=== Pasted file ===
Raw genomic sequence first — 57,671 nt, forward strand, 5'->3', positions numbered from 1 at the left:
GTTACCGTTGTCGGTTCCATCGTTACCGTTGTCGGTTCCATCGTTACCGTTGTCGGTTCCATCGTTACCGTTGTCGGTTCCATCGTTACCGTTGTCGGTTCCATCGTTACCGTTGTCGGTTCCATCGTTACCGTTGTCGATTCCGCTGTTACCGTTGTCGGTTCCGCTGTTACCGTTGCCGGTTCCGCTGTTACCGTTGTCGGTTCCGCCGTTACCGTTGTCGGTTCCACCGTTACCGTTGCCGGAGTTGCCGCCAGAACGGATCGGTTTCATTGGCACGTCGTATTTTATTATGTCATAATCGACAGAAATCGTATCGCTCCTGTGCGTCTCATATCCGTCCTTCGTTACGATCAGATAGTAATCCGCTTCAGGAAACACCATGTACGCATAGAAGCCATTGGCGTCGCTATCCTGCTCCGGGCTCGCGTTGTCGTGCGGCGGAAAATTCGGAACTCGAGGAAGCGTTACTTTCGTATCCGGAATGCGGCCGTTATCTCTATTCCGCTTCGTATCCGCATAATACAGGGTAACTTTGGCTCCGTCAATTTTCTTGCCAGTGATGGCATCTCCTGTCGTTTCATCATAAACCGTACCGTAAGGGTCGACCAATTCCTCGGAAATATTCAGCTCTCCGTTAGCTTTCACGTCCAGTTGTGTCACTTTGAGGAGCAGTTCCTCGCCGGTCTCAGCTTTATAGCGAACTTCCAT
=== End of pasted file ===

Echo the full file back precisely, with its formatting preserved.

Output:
Raw genomic sequence first — 57,671 nt, forward strand, 5'->3', positions numbered from 1 at the left:
GTTACCGTTGTCGGTTCCATCGTTACCGTTGTCGGTTCCATCGTTACCGTTGTCGGTTCCATCGTTACCGTTGTCGGTTCCATCGTTACCGTTGTCGGTTCCATCGTTACCGTTGTCGGTTCCATCGTTACCGTTGTCGATTCCGCTGTTACCGTTGTCGGTTCCGCTGTTACCGTTGCCGGTTCCGCTGTTACCGTTGTCGGTTCCGCCGTTACCGTTGTCGGTTCCACCGTTACCGTTGCCGGAGTTGCCGCCAGAACGGATCGGTTTCATTGGCACGTCGTATTTTATTATGTCATAATCGACAGAAATCGTATCGCTCCTGTGCGTCTCATATCCGTCCTTCGTTACGATCAGATAGTAATCCGCTTCAGGAAACACCATGTACGCATAGAAGCCATTGGCGTCGCTATCCTGCTCCGGGCTCGCGTTGTCGTGCGGCGGAAAATTCGGAACTCGAGGAAGCGTTACTTTCGTATCCGGAATGCGGCCGTTATCTCTATTCCGCTTCGTATCCGCATAATACAGGGTAACTTTGGCTCCGTCAATTTTCTTGCCAGTGATGGCATCTCCTGTCGTTTCATCATAAACCGTACCGTAAGGGTCGACCAATTCCTCGGAAATATTCAGCTCTCCGTTAGCTTTCACGTCCAGTTGTGTCACTTTGAGGAGCAGTTCCTCGCCGGTCTCAGCTTTATAGCGAACTTCCAT